• Reinforce belief in positive potential for your mentee to grow beyond the current situation
• Celebrate the successes of your mentee

3. Be a Compassionate Supporter:
• Recognize your mentee as an individual with a unique lived experience and value them as a person
• Listen to your mentee's career concerns and respond appropriately
• Act as an empathetic sounding board for ideas and concerns expressed by your mentee
• Establish an environment for open interaction and reflection
• Offer non-judgmental and sensitive responses to assist in clarification of emotional states
• Be sensitive to issues of inequity and discrimination of any type
• Pay attention to your mentee's need for direction, refocus, change, and respite

4. Be a Good Role Model:
• Demonstrate successful professional behavior (lead by example)
• Teach the values of integrity, professionalism, and civility
• Be secure in your own professional status and do not be threatened by your mentee's
• Do not betray confidences
• Show respect for all views, even for those with which you disagree
• Provide example of how to treat others
• Do not be afraid to admit your own ignorance
• Follow through on commitments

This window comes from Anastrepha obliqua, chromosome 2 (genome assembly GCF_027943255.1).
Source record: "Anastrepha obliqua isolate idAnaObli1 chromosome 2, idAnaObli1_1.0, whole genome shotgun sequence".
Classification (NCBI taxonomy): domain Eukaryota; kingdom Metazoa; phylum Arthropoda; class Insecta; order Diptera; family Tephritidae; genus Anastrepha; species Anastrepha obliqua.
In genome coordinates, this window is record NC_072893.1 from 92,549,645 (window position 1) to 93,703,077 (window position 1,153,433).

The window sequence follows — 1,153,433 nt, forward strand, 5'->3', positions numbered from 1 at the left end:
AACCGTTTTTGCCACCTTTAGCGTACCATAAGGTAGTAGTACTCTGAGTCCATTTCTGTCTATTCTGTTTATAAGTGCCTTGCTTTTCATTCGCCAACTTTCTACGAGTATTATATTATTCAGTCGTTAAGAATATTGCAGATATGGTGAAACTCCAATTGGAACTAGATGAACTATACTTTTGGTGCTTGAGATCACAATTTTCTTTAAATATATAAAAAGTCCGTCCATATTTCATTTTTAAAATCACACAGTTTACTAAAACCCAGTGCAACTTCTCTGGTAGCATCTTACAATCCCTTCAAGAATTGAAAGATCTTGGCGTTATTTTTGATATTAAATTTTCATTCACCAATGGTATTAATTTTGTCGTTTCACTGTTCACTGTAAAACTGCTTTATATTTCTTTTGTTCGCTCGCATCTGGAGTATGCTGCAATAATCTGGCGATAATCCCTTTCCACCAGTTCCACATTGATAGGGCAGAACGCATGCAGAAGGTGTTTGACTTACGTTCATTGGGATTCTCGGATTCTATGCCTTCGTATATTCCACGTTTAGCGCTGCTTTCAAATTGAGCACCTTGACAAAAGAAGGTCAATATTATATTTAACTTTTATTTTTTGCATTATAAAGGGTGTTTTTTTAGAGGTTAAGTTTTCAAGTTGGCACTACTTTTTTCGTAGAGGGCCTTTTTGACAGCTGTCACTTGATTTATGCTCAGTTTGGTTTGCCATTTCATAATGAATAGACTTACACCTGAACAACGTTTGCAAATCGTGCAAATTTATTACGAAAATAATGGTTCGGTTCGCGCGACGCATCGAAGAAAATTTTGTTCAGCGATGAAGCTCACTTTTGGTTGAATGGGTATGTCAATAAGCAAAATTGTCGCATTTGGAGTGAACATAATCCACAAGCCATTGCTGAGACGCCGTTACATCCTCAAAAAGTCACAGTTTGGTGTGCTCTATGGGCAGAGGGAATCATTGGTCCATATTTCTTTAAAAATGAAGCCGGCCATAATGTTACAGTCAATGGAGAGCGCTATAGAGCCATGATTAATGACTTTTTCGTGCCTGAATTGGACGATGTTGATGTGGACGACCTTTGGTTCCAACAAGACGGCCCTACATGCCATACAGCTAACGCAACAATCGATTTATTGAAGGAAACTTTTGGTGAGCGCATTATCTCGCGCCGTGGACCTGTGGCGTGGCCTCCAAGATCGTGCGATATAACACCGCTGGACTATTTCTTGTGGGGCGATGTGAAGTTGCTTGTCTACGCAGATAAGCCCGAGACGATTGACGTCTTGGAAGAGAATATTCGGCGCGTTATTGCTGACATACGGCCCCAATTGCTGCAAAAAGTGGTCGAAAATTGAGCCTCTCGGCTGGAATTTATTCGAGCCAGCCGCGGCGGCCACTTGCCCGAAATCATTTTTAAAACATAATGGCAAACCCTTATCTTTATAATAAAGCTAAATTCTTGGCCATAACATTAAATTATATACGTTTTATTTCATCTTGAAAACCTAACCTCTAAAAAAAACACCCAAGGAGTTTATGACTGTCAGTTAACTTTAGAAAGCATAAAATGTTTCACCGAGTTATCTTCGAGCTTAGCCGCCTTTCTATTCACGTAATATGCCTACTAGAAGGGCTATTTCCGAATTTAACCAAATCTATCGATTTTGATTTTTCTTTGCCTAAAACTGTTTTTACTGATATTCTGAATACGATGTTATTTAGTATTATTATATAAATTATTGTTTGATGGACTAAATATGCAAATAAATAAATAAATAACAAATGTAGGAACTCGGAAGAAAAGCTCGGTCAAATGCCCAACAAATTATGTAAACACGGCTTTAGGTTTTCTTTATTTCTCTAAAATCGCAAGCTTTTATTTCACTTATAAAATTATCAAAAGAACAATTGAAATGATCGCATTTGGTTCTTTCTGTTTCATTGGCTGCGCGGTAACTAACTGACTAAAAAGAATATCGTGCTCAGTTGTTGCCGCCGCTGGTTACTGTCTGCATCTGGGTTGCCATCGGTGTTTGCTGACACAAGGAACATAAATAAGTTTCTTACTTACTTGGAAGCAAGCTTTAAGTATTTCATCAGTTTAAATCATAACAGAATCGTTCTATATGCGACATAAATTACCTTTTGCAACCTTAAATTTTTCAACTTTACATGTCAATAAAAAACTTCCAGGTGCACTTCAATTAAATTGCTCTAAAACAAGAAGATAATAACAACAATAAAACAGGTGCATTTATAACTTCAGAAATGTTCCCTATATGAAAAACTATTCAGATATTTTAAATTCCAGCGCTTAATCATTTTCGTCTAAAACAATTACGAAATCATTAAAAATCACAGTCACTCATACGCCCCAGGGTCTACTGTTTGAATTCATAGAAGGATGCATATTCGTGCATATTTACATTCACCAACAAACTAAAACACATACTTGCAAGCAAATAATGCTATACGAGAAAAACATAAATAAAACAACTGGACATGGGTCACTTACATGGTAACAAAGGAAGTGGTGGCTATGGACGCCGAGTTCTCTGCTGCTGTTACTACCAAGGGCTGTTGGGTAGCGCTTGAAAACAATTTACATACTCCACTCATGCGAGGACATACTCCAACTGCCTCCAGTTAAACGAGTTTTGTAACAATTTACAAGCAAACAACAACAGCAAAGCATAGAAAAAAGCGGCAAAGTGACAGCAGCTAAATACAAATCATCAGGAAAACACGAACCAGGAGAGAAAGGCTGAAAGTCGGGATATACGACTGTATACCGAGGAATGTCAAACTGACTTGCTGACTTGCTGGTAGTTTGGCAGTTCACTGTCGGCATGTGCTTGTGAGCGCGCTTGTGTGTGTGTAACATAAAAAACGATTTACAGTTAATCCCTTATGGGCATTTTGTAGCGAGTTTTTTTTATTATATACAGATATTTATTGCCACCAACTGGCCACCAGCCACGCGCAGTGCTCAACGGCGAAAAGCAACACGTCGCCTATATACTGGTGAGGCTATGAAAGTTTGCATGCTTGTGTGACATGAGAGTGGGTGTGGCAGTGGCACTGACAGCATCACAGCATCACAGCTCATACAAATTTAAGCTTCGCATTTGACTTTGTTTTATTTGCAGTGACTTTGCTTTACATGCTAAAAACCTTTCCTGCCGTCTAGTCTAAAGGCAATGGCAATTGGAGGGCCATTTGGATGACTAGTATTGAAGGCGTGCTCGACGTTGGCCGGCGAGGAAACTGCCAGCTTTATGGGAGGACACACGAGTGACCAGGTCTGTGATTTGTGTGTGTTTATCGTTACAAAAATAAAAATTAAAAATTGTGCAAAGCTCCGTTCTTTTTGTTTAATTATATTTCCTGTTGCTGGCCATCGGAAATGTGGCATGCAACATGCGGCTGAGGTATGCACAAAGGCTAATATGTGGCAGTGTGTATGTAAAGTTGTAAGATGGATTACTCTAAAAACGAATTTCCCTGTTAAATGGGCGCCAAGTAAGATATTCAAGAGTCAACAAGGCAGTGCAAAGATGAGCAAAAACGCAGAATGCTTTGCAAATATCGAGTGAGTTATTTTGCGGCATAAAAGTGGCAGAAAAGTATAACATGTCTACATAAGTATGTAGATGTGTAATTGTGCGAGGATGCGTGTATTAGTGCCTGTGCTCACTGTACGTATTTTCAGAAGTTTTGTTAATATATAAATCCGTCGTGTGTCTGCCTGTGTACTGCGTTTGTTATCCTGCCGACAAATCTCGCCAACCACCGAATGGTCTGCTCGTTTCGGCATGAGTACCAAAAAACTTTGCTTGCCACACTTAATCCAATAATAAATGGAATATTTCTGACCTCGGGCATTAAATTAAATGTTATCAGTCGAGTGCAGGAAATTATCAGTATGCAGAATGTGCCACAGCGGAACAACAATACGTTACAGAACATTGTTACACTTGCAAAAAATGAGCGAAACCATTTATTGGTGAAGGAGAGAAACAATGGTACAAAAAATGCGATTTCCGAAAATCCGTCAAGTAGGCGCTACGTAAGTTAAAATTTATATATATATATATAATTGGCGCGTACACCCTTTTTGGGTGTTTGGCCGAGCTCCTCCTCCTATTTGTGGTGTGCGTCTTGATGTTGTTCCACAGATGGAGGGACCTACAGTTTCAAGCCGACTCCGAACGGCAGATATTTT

5. Be a Work/Life Integration Coach:
• Help your mentee plan strategies to achieve mutually agreed upon goals
• Help your mentee evaluate appropriateness of career options in relation to personal values
• Connect your mentee with other mentors as needed
• Identify well-being resources to help your mentee

6. Be a Constructive Feedback Provider:
• Use careful probing to assess readiness of your mentee to accept and benefit from different points of view
• Provide descriptive feedback based on observations rather than inferences
• Focus on the most likely strategies and behaviors for meaningful change
• Avoid owning and solving your mentee's problems
• Accept reciprocal feedback from your mentee
• Confront and clarify assumptions, perceptions, and issues
• Do not condemn mistakes, take credit for successes, threaten or lose critical oversight

The psychology of mentoring is not an expectation of the mentor to be able to break down a mentee’s exact problems and learn how to solve them using a series of psychological tricks, but to encourage them to change their way of thinking and build a new structure for success.